5. The receipt for the Bought Note no doubt is property and may also be 'valuable security.' But then, where is the dishonesty in the transaction? The Bought Note has as a matter of fact been given by the accused to Mr. Pithia, and that fact is acknowledged by the receipt. So far as the delivery of the receipt is concerned or the making of it is concerned, assuming that it is a valuable security, the transaction is quite fair and square; there is no question of any dishonesty at all. The accused cannot be said to have had the intention of causing wrongful gain to any person or causing wrongful loss to any person by inducing Mr. Pithia to make out or give him a receipt for the Bought Note which he had in fact made over to Mr. Pithia. Taking it at its utmost the accused's intention in getting Mr. Pithia to give him the receipt for the Bought Note was to hold him down to the contract, but by no stretch of imagination can it be said that his intention was to cause wrongful gain or wrongful loss. As observed by Batty, J. in the case of Bhagwant Appaji v. Kedari (1910) 25 Bom. 202 ' the word 'intent' by its etymology, seems to have the metaphorical allusion to archery, and implies 'aim' and this connotes not a casual or merely possible result-foreseen perhaps not as an improbable incident but not desired-but rather connotes the one object for far which the effort is made-and this has reference to what has been called the dominant motive without which the action would not have boon taken.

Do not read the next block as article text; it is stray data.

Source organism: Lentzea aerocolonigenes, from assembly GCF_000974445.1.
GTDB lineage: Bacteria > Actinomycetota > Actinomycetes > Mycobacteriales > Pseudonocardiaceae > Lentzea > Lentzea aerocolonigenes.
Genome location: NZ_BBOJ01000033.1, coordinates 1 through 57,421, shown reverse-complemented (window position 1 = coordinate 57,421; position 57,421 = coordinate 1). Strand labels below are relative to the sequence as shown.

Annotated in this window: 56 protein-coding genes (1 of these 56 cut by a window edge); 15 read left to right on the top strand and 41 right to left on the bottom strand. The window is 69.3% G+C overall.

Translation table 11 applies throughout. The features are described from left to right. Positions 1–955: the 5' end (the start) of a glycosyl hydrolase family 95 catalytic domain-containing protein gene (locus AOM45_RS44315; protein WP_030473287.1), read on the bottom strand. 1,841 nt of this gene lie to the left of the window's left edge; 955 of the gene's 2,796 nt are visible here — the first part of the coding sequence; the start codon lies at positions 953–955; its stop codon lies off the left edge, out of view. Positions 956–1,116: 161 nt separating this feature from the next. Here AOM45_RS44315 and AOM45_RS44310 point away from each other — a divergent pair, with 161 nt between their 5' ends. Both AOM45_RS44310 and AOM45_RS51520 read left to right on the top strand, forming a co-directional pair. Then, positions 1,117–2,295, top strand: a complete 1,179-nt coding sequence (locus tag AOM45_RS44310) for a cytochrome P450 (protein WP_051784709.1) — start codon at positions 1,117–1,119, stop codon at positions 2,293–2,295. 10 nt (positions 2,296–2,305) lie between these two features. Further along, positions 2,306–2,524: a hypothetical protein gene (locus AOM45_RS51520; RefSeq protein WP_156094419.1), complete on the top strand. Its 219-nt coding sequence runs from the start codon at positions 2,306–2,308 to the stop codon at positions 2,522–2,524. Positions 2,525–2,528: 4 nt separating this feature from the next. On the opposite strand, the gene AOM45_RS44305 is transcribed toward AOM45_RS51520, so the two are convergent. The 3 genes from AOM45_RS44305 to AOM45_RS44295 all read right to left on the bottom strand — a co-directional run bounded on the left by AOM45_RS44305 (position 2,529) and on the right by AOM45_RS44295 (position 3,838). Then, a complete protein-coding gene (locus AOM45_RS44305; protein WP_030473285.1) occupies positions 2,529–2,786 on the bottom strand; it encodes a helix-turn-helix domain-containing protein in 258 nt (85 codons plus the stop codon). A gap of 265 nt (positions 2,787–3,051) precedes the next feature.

6. Learned Counsel appearing on behalf of the complainant appreciated the difficulty of applying Section 420, Indian Penal Code, to the case and he suggested that the proper charge to frame against the accused would be one under Section 415, Indian Penal Code, for an offence of simple cheating. He suggested that the charge should be to the effect that the accused deceived Mr. Pithia to enter into a contract with a bogus or non-existent firm which he would not have done if he were not so deceived and the said act caused or was likely to cause damage or harm to Mr. Pithia in reputation or property. He contended that Mr. Pithia did actually sustain damage or harm to property as the contract was not fulfilled and the market went up and so Mr. Pithia suffered loss in money; and secondly entering into a contract with a bogus firm is itself a disreputable thing and therefore it was likely to cause damage or harm to Mr. Pithia's reputation.